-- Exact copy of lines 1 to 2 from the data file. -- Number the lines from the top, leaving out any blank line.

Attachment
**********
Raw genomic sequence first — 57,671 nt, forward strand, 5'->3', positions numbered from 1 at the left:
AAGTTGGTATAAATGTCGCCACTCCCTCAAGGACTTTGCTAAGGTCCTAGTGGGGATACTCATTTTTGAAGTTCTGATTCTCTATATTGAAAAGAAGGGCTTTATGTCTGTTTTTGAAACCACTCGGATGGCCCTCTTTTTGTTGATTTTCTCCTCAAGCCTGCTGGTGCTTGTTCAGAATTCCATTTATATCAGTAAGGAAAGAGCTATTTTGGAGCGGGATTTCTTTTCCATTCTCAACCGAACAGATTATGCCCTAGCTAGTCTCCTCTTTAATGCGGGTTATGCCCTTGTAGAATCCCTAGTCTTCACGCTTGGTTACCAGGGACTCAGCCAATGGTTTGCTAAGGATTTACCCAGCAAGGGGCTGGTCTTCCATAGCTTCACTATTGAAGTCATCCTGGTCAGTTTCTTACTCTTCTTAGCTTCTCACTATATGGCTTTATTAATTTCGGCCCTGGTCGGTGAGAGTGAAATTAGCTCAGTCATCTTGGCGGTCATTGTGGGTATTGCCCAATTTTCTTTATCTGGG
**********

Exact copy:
Raw genomic sequence first — 57,671 nt, forward strand, 5'->3', positions numbered from 1 at the left:
AAGTTGGTATAAATGTCGCCACTCCCTCAAGGACTTTGCTAAGGTCCTAGTGGGGATACTCATTTTTGAAGTTCTGATTCTCTATATTGAAAAGAAGGGCTTTATGTCTGTTTTTGAAACCACTCGGATGGCCCTCTTTTTGTTGATTTTCTCCTCAAGCCTGCTGGTGCTTGTTCAGAATTCCATTTATATCAGTAAGGAAAGAGCTATTTTGGAGCGGGATTTCTTTTCCATTCTCAACCGAACAGATTATGCCCTAGCTAGTCTCCTCTTTAATGCGGGTTATGCCCTTGTAGAATCCCTAGTCTTCACGCTTGGTTACCAGGGACTCAGCCAATGGTTTGCTAAGGATTTACCCAGCAAGGGGCTGGTCTTCCATAGCTTCACTATTGAAGTCATCCTGGTCAGTTTCTTACTCTTCTTAGCTTCTCACTATATGGCTTTATTAATTTCGGCCCTGGTCGGTGAGAGTGAAATTAGCTCAGTCATCTTGGCGGTCATTGTGGGTATTGCCCAATTTTCTTTATCTGGG